Donald Trump voters are also my voters, says former KKK leader David Duke

The former KKK leader is running for a seat in the US senate

Andrew Buncombe
New York
Friday 05 August 2016 18:52
comments
Former Ku Klux Klan official David Duke urged supporters to vote for Mr Trump
Former Ku Klux Klan official David Duke urged supporters to vote for Mr Trump

A former senior leader of the KKK now running for the US senate has claimed that his supporters are the same people who will vote for Donald Trump.

David Duke, a white supremacist and former grand wizard, said that if he was elected to the senate, “no one will be more supportive” of the Republican candidate’s agenda.

“I think that those Republicans, or those so-called conservatives, they are betraying the principles of the Republican Party and certainly conservatism,” Mr Duke told National Public Radio.

The apology has never been a campaign tactic for Mr Trump - until now

“Donald Trump is not a racist. And the truth is in this country if you simply defend the heritage of European American people then you’re automatically a racist.”

Mr Duke, who previously served one term in the Louisiana State Representative, is running to replace retiring Republican US senator David Vitter, one of twenty-two candidates in the field.

In his interview, Mr Duke said that there was a “massive racist, racial discrimination against European-Americans” and a “very vicious anti-white narrative” in the media.

The interviewer intervened to ask whether Mr Duke was referring to Jews.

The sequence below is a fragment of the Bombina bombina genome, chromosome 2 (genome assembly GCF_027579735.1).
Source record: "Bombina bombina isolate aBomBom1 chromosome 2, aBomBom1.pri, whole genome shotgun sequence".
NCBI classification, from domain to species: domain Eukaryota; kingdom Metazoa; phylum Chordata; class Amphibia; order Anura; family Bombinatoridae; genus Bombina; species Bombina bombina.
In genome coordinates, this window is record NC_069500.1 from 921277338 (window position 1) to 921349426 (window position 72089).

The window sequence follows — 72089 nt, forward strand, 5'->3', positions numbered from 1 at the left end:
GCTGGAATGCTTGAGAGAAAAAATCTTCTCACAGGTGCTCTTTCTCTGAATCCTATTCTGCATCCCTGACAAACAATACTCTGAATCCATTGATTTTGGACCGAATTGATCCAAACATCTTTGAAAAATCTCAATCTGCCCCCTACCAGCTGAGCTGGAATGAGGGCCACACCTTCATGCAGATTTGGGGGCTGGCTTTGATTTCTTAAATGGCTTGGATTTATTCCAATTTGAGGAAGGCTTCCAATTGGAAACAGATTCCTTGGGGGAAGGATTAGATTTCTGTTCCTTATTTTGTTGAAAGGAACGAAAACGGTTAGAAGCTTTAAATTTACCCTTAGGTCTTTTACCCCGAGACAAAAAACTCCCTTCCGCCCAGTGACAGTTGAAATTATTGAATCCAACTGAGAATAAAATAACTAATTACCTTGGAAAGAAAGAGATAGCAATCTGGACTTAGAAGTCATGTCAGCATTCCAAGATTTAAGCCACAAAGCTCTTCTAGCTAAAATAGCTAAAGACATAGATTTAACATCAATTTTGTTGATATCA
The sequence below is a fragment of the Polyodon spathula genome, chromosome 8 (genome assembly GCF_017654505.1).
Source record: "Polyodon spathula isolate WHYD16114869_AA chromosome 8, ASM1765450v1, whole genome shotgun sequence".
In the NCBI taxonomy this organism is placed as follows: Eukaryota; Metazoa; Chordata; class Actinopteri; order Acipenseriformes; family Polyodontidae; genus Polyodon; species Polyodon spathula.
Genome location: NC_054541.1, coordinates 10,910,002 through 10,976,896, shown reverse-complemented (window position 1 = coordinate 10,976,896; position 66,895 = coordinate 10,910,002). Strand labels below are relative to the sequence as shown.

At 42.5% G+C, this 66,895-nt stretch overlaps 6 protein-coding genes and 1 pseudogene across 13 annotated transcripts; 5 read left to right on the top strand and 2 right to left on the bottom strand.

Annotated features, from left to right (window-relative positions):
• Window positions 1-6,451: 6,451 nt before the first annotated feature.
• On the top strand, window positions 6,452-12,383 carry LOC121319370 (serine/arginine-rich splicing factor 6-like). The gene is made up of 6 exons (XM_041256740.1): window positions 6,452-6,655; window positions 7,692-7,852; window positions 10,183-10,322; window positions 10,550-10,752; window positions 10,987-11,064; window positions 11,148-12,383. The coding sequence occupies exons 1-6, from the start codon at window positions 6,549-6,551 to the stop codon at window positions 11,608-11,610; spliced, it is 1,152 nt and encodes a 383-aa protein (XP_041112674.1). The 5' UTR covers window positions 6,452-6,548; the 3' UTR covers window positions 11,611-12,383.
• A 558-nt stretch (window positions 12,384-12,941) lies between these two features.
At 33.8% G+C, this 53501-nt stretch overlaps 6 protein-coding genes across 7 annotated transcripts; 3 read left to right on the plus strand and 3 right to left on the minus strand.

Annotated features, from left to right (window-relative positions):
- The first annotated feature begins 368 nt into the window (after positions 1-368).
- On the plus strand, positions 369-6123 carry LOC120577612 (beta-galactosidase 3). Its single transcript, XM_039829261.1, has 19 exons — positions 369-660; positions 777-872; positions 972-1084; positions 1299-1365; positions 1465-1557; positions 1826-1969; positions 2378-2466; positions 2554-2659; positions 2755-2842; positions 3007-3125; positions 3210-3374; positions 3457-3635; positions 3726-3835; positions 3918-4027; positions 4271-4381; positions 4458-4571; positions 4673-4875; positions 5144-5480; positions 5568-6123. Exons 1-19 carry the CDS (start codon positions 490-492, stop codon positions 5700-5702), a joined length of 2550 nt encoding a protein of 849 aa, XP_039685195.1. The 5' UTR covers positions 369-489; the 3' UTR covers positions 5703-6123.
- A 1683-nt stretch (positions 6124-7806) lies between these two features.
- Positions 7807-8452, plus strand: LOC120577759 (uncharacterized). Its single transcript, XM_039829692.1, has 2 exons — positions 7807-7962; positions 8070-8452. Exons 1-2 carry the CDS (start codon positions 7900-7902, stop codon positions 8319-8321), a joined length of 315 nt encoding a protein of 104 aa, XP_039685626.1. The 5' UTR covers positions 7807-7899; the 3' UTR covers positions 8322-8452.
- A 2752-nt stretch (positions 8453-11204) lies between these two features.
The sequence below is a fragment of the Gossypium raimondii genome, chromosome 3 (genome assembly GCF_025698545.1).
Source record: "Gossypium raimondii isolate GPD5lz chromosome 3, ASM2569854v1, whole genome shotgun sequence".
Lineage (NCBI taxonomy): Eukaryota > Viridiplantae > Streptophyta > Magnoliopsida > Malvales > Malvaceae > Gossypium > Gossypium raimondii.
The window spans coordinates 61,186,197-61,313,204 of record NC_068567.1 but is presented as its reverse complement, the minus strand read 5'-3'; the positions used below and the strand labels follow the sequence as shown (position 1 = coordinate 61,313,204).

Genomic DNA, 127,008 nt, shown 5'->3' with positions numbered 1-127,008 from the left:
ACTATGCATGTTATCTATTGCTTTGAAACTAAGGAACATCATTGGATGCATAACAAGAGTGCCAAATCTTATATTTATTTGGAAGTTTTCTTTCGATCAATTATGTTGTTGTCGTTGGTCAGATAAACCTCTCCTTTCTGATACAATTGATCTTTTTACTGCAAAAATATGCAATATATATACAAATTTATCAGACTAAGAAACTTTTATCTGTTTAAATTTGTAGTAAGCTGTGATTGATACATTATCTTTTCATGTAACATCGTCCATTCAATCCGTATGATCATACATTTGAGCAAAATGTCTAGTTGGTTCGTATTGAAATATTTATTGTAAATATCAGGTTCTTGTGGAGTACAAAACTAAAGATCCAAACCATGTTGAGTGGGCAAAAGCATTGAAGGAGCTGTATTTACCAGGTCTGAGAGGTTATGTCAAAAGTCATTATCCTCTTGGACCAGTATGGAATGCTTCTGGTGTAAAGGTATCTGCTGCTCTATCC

“Well they’re from the Middle East, that’s not European,” he replied. “That’s not European, is it? That’s Middle Eastern. And they have a particular orientation for their positions and their programmes.”

Trump Quickly Rebukes David Duke

Earlier this year, Mr Trump sparked controversy when he failed to condemn Mr Duke and his views, after he declared his support for the New York tycoon. Mr Duke had told listeners to his radio show that voting against Mr Trump would be “treason to your heritage”.

Mr Duke later told The Independent that he would like to serve as Mr Trump’s secretary of state if he becomes president.

“I’m not saying I endorse everything about Trump, in fact I haven’t formally endorsed him,” he said. “But I do support his candidacy, and I support voting for him as a strategic action. I hope he does everything we hope he will do.”

Mr Trump appears to have had learned from the experience. Mr Trump rebuked Mr Duke’s Senate run, noting that he was criticised for not doing it fast enough when he received the initial endorsement in February.

When asked last month if he would support a Democrat over Duke, Trump said: “I guess, depending on the who the Democrat is - but the answer would be yes.”

When he was asked what he believed Mr Trump thought of him, he said: “Donald Trump has to run his own campaign. I have to run my own campaign.”

He added: “I don’t know if he’s with me or not but I would hope that he and others would realise that the same lies they make about him is what they say about me. I’ve always said that I’m for equal rights for all people, but I also believe that European-Americans shouldn’t be facing discrimination either.”

He said he was confident that Mr Trump’s backers in Louisiana would also support his Senate run.

“We’ve already polled inside the Trump voters, and we know that we’re going to carry 75 to 80 per cent of those who are going to vote for Trump,” he said.

He was asked: “You think Trump voters are your voters?”

“Well, of course they are,” said Mr Duke. “Because I represent the ideas of preserving this country and the heritage of this country, and I think Trump represents that as well.”

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